Unearthing a controversial graduate thesis from the late 1990s, Alon Schwarz co-wrote and directed this revealing documentary that examines the founding of the state of Israel in 1948; a battle for land that Israelis refer to as “The War of Independence” and Palestinians call “Nakba,” meaning “The Catastrophe.” The film takes a look at the village of Tantura and an alleged massacre that was carried out there by Israeli troops. Schwarz won the Jury Award prize for Best Documentary Feature at the 2022 Philadelphia Film Festival.

A still image from the documentary ‘Master of Light’.

One Story Up Productions

#21. Master of Light

– Director: Rosa Ruth Boesten
– Metascore: 81
– Runtime: 83 minutes

Black Classical painter George Anthony Morton went to prison for a decade on drug dealing charges, but was able to further hone his abilities while inside. Finally released, Morton travels back to his hometown to mend ties and paint his family members, while facing his past and the white-dominated art world. Writing for IndieWire, Robert Daniels wrote that “Master of Life” is “a gentle and graceful film defined by the capriciousness of sight.”

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Nick Cave performing in a scene from ‘This Much I Know to Be True’.

Uncommon Creative Studio

#20. This Much I Know to Be True

– Director: Andrew Dominik
– Metascore: 81
– Runtime: 105 minutes

Director Andrew Dominik depicts the performing and recording of songs for Nick Cave and Warren Ellis’ most recent album, “Carnage,” and Nick Cave and the Bad Seeds’ “Ghosteen.” The film explores the creative process that binds Ellis and Cave as both artists and fierce friends. Dominik (who also directed the 2022 Marilyn Monroe biopic “Blonde”) documented Cave on film once before in 2016’s “One More Time with Feeling.”

An image from the documentary ‘Hold Your Fire’.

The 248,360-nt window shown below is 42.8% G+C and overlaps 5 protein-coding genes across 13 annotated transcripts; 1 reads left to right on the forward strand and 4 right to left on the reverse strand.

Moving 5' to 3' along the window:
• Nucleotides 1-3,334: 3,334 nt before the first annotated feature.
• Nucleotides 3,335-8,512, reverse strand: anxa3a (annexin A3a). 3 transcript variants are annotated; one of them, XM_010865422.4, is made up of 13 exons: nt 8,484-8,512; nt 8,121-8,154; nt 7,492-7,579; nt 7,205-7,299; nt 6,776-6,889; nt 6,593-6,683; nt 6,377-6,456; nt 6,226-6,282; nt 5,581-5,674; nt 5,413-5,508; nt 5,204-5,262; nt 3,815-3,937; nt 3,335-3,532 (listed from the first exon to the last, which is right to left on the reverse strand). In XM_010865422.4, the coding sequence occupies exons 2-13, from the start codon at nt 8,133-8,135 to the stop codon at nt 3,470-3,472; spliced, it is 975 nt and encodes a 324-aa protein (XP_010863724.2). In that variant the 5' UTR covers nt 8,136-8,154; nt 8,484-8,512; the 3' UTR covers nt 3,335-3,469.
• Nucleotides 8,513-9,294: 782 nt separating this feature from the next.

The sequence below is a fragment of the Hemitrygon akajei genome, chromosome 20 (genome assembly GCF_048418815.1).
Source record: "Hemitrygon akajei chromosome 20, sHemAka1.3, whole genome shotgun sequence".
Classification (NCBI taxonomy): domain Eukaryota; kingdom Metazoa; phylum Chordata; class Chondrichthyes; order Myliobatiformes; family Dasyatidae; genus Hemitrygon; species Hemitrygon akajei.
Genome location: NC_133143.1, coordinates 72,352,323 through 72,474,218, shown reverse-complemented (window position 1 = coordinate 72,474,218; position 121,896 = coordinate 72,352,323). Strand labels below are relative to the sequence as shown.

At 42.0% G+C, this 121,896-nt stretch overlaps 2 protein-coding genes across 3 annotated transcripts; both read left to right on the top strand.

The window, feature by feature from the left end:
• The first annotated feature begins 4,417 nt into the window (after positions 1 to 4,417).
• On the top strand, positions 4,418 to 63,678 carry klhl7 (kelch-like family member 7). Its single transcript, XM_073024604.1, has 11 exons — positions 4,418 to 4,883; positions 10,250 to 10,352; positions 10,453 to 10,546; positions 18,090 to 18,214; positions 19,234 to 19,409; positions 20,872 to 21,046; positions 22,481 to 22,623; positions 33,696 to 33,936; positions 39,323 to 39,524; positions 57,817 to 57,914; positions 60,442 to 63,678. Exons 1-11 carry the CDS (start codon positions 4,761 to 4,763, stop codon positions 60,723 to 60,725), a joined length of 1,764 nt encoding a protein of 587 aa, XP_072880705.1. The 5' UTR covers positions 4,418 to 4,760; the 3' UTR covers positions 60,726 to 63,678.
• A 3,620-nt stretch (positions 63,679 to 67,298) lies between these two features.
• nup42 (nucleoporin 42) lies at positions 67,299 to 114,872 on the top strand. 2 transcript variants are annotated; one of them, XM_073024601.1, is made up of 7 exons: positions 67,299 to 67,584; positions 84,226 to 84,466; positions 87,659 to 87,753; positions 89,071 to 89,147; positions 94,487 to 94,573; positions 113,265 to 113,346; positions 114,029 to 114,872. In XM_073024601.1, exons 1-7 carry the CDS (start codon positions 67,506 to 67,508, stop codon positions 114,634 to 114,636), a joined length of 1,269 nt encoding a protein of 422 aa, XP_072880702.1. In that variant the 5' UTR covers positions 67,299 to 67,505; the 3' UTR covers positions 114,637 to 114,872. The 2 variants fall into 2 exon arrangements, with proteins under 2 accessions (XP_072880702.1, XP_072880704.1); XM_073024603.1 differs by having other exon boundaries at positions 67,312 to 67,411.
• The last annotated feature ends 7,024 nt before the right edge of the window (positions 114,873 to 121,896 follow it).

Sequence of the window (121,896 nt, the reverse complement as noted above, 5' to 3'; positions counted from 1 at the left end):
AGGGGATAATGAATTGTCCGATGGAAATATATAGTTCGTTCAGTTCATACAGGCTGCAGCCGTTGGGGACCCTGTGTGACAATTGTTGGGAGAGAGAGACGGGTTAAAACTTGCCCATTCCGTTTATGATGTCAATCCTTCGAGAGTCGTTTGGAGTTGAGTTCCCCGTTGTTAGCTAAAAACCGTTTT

InterPositive Media

#19. Hold Your Fire

– Director: Stefan Forbes
– Metascore: 82
– Runtime: 93 minutes

In 1973, a botched robbery by four Black Sunni Muslims in Brooklyn, New York, led to the longest hostage situation in NYPD history, after a police officer was killed in an exchange of fire. The NYPD had a deadly policy in place for dealing with hostage sieges, but police psychologist Dr. Harvey Schlossberg and the Black community fought to change the system and save lives.

Alexei Navalny in a scene from ‘Navalny’.

CNN Films

#18. Navalny

– Director: Daniel Roher
– Metascore: 82
– Runtime: 98 minutes

In 2020, former Russian presidential candidate Alexei Navalny fell into a coma, later discovered to have been the result of poisoning by a military-grade nerve agent. Navalny’s survival and subsequent quest to uncover his would-be assassins are chronicled in this urgent and shocking documentary. At the 2022 Sundance Film Festival, “Navalny” won both the Audience Award for best U.S. Documentary as well as the Festival Favorite Award.

Celeste Bell in a scene from ‘Poly Styrene: I Am a Cliche’.

Generation Indigo Films

#17. Poly Styrene: I Am a Cliché

– Directors: Celeste Bell, Paul Sng
– Metascore: 82
– Runtime: 96 minutes

Lead singer of the British punk band X-Ray Spex, Poly Styrene, died in 2011 at age 53 of cancer. Now, her daughter, Celeste Bell, the film’s co-director, searches through archival footage and interviews in order to explore the legacy and history that her mother left behind. Lisa Kennedy’s review in The New York Times called the film “a thoughtfully finessed filial reckoning.”